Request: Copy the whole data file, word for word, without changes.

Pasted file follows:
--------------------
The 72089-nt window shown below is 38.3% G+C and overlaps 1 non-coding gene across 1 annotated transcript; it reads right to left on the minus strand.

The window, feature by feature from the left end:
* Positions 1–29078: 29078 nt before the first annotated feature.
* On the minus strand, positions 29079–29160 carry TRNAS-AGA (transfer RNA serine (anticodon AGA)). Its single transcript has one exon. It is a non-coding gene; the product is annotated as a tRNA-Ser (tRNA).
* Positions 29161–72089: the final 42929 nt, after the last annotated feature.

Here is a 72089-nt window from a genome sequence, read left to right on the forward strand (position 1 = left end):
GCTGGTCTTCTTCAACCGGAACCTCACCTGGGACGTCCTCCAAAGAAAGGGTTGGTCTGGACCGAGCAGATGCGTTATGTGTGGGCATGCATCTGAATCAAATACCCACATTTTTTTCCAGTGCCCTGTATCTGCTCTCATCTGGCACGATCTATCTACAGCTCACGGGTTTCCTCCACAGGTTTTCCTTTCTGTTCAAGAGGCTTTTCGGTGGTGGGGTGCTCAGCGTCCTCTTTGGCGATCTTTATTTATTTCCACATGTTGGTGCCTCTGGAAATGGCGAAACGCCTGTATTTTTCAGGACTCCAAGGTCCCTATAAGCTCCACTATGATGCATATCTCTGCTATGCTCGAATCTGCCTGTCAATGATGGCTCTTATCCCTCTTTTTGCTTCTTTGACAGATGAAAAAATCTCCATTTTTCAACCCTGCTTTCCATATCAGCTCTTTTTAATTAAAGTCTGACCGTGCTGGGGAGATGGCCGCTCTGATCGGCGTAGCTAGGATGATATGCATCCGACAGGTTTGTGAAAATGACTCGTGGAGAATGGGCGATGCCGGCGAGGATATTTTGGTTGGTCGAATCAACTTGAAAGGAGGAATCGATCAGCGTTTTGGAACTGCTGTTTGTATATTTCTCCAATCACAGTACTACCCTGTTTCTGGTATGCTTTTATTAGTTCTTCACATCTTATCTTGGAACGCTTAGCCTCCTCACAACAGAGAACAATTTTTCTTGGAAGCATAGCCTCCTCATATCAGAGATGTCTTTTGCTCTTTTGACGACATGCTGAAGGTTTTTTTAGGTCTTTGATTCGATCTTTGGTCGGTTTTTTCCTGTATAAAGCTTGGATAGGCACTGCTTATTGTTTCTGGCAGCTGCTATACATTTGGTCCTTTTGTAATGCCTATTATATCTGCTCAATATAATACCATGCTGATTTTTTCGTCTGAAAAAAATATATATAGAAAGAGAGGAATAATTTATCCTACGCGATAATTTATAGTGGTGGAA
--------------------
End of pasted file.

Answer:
The 72089-nt window shown below is 38.3% G+C and overlaps 1 non-coding gene across 1 annotated transcript; it reads right to left on the minus strand.

The window, feature by feature from the left end:
* Positions 1–29078: 29078 nt before the first annotated feature.
* On the minus strand, positions 29079–29160 carry TRNAS-AGA (transfer RNA serine (anticodon AGA)). Its single transcript has one exon. It is a non-coding gene; the product is annotated as a tRNA-Ser (tRNA).
* Positions 29161–72089: the final 42929 nt, after the last annotated feature.

Here is a 72089-nt window from a genome sequence, read left to right on the forward strand (position 1 = left end):
GCTGGTCTTCTTCAACCGGAACCTCACCTGGGACGTCCTCCAAAGAAAGGGTTGGTCTGGACCGAGCAGATGCGTTATGTGTGGGCATGCATCTGAATCAAATACCCACATTTTTTTCCAGTGCCCTGTATCTGCTCTCATCTGGCACGATCTATCTACAGCTCACGGGTTTCCTCCACAGGTTTTCCTTTCTGTTCAAGAGGCTTTTCGGTGGTGGGGTGCTCAGCGTCCTCTTTGGCGATCTTTATTTATTTCCACATGTTGGTGCCTCTGGAAATGGCGAAACGCCTGTATTTTTCAGGACTCCAAGGTCCCTATAAGCTCCACTATGATGCATATCTCTGCTATGCTCGAATCTGCCTGTCAATGATGGCTCTTATCCCTCTTTTTGCTTCTTTGACAGATGAAAAAATCTCCATTTTTCAACCCTGCTTTCCATATCAGCTCTTTTTAATTAAAGTCTGACCGTGCTGGGGAGATGGCCGCTCTGATCGGCGTAGCTAGGATGATATGCATCCGACAGGTTTGTGAAAATGACTCGTGGAGAATGGGCGATGCCGGCGAGGATATTTTGGTTGGTCGAATCAACTTGAAAGGAGGAATCGATCAGCGTTTTGGAACTGCTGTTTGTATATTTCTCCAATCACAGTACTACCCTGTTTCTGGTATGCTTTTATTAGTTCTTCACATCTTATCTTGGAACGCTTAGCCTCCTCACAACAGAGAACAATTTTTCTTGGAAGCATAGCCTCCTCATATCAGAGATGTCTTTTGCTCTTTTGACGACATGCTGAAGGTTTTTTTAGGTCTTTGATTCGATCTTTGGTCGGTTTTTTCCTGTATAAAGCTTGGATAGGCACTGCTTATTGTTTCTGGCAGCTGCTATACATTTGGTCCTTTTGTAATGCCTATTATATCTGCTCAATATAATACCATGCTGATTTTTTCGTCTGAAAAAAATATATATAGAAAGAGAGGAATAATTTATCCTACGCGATAATTTATAGTGGTGGAA